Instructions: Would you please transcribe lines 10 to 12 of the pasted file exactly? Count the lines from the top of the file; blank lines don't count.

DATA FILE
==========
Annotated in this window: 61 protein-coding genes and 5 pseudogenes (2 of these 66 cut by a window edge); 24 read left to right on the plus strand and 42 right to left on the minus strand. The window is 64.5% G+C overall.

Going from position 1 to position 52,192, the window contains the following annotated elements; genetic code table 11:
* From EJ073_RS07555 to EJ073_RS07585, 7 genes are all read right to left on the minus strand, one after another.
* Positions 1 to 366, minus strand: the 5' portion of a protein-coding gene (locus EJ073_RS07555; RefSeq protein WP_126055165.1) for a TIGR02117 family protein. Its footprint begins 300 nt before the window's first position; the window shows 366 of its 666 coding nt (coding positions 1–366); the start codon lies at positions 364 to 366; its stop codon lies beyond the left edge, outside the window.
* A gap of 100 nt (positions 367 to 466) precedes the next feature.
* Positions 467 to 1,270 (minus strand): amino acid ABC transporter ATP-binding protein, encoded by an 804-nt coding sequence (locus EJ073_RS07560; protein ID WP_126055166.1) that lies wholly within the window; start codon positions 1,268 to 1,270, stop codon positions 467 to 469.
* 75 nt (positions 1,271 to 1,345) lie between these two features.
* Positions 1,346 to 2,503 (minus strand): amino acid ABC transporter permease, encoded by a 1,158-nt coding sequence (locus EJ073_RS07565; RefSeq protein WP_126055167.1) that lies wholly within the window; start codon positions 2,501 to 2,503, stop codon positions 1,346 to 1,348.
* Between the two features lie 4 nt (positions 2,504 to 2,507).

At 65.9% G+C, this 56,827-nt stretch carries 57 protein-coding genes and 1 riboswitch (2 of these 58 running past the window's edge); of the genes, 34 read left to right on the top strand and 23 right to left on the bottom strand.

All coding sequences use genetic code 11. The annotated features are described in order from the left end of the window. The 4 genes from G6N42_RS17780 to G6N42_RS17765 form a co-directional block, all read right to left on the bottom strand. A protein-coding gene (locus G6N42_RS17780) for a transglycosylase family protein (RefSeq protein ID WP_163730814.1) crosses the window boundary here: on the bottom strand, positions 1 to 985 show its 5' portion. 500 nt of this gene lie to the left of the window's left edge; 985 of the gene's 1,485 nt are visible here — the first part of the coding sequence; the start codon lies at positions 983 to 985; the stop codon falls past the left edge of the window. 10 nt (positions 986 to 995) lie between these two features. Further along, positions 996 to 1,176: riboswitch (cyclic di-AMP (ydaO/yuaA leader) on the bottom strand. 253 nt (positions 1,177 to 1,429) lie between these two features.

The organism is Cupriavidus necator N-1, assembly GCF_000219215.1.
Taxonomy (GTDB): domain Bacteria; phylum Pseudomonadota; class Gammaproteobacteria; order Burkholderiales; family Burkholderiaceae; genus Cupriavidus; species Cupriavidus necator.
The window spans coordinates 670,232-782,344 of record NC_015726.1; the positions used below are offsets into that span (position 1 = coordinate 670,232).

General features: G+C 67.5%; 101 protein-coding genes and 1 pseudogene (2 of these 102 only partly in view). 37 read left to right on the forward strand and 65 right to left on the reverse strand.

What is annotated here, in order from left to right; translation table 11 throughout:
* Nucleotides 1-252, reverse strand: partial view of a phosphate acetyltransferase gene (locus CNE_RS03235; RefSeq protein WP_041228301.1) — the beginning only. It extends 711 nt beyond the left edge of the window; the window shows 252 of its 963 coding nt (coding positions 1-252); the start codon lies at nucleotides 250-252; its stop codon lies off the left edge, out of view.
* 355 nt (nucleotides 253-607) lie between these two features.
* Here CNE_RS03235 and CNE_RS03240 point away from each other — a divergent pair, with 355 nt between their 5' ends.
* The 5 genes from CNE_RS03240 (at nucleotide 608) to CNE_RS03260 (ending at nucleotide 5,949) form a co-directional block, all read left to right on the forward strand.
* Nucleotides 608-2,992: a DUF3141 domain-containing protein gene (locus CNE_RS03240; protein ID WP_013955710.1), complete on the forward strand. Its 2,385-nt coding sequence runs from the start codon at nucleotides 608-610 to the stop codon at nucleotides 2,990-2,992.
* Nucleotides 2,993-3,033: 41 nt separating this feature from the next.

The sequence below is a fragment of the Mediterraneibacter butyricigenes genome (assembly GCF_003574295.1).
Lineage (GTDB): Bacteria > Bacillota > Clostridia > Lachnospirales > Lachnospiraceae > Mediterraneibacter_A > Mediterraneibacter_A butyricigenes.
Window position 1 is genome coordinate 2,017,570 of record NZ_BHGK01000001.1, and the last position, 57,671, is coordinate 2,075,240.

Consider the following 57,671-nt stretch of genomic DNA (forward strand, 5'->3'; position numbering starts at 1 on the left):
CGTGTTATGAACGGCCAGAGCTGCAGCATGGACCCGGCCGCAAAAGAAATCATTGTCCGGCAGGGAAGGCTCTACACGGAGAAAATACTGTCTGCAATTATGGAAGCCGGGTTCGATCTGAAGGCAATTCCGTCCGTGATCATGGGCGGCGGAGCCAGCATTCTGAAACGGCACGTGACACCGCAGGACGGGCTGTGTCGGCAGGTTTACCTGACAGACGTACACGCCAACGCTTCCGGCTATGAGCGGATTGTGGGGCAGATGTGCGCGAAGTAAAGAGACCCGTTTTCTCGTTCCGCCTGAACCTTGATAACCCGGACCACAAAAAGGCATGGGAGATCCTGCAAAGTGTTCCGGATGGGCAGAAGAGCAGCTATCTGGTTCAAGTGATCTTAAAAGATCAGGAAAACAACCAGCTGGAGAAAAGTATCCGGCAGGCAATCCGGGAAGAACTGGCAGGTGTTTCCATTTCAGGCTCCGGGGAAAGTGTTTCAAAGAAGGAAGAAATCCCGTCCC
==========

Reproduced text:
At 65.9% G+C, this 56,827-nt stretch carries 57 protein-coding genes and 1 riboswitch (2 of these 58 running past the window's edge); of the genes, 34 read left to right on the top strand and 23 right to left on the bottom strand.

All coding sequences use genetic code 11. The annotated features are described in order from the left end of the window. The 4 genes from G6N42_RS17780 to G6N42_RS17765 form a co-directional block, all read right to left on the bottom strand. A protein-coding gene (locus G6N42_RS17780) for a transglycosylase family protein (RefSeq protein ID WP_163730814.1) crosses the window boundary here: on the bottom strand, positions 1 to 985 show its 5' portion. 500 nt of this gene lie to the left of the window's left edge; 985 of the gene's 1,485 nt are visible here — the first part of the coding sequence; the start codon lies at positions 983 to 985; the stop codon falls past the left edge of the window. 10 nt (positions 986 to 995) lie between these two features. Further along, positions 996 to 1,176: riboswitch (cyclic di-AMP (ydaO/yuaA leader) on the bottom strand. 253 nt (positions 1,177 to 1,429) lie between these two features.

The organism is Cupriavidus necator N-1, assembly GCF_000219215.1.